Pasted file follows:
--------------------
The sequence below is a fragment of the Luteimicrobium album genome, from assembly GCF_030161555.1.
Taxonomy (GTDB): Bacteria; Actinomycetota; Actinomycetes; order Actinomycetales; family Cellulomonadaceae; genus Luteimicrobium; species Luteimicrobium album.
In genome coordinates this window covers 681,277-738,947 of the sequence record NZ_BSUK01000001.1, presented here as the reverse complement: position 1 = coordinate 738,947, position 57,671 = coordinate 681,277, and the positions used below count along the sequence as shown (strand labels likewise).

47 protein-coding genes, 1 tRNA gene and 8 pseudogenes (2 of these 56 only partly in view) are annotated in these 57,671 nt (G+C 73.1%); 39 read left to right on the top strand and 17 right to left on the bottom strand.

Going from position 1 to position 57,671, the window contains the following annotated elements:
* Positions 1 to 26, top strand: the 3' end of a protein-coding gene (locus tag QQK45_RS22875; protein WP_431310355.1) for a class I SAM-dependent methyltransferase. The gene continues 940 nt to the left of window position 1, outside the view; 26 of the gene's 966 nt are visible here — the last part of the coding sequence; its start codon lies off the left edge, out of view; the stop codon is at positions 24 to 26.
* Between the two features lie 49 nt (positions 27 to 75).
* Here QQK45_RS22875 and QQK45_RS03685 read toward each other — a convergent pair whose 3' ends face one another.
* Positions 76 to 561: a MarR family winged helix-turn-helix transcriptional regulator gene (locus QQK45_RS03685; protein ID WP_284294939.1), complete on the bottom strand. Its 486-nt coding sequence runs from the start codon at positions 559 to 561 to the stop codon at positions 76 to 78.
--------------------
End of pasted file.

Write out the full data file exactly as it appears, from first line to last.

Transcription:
The sequence below is a fragment of the Luteimicrobium album genome, from assembly GCF_030161555.1.
Taxonomy (GTDB): Bacteria; Actinomycetota; Actinomycetes; order Actinomycetales; family Cellulomonadaceae; genus Luteimicrobium; species Luteimicrobium album.
In genome coordinates this window covers 681,277-738,947 of the sequence record NZ_BSUK01000001.1, presented here as the reverse complement: position 1 = coordinate 738,947, position 57,671 = coordinate 681,277, and the positions used below count along the sequence as shown (strand labels likewise).

47 protein-coding genes, 1 tRNA gene and 8 pseudogenes (2 of these 56 only partly in view) are annotated in these 57,671 nt (G+C 73.1%); 39 read left to right on the top strand and 17 right to left on the bottom strand.

Going from position 1 to position 57,671, the window contains the following annotated elements:
* Positions 1 to 26, top strand: the 3' end of a protein-coding gene (locus tag QQK45_RS22875; protein WP_431310355.1) for a class I SAM-dependent methyltransferase. The gene continues 940 nt to the left of window position 1, outside the view; 26 of the gene's 966 nt are visible here — the last part of the coding sequence; its start codon lies off the left edge, out of view; the stop codon is at positions 24 to 26.
* Between the two features lie 49 nt (positions 27 to 75).
* Here QQK45_RS22875 and QQK45_RS03685 read toward each other — a convergent pair whose 3' ends face one another.
* Positions 76 to 561: a MarR family winged helix-turn-helix transcriptional regulator gene (locus QQK45_RS03685; protein ID WP_284294939.1), complete on the bottom strand. Its 486-nt coding sequence runs from the start codon at positions 559 to 561 to the stop codon at positions 76 to 78.